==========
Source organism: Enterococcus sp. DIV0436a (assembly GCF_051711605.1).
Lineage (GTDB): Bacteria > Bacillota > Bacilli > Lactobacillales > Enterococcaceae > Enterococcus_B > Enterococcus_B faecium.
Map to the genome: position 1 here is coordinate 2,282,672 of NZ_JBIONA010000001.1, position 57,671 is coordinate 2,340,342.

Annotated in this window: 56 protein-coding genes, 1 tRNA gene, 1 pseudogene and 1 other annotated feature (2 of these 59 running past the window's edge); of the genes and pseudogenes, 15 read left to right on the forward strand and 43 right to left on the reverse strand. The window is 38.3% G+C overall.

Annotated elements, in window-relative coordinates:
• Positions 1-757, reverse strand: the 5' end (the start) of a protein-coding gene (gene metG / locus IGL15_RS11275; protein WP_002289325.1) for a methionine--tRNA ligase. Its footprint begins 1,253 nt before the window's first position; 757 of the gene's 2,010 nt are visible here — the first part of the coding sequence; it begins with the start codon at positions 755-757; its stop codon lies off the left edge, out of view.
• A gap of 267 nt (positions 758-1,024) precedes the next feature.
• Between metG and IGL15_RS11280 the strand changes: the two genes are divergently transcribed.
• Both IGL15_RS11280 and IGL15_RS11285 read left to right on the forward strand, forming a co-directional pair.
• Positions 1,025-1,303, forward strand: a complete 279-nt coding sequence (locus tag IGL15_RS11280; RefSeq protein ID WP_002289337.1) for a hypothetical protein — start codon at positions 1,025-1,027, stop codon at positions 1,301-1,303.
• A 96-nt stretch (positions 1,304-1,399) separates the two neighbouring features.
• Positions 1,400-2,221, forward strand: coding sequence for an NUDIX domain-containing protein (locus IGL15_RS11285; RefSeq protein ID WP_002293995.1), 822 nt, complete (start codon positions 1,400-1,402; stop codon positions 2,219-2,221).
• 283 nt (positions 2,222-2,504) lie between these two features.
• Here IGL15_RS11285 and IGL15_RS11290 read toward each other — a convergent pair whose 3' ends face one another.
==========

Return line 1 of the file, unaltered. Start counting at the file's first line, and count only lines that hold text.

Source organism: Enterococcus sp. DIV0436a (assembly GCF_051711605.1).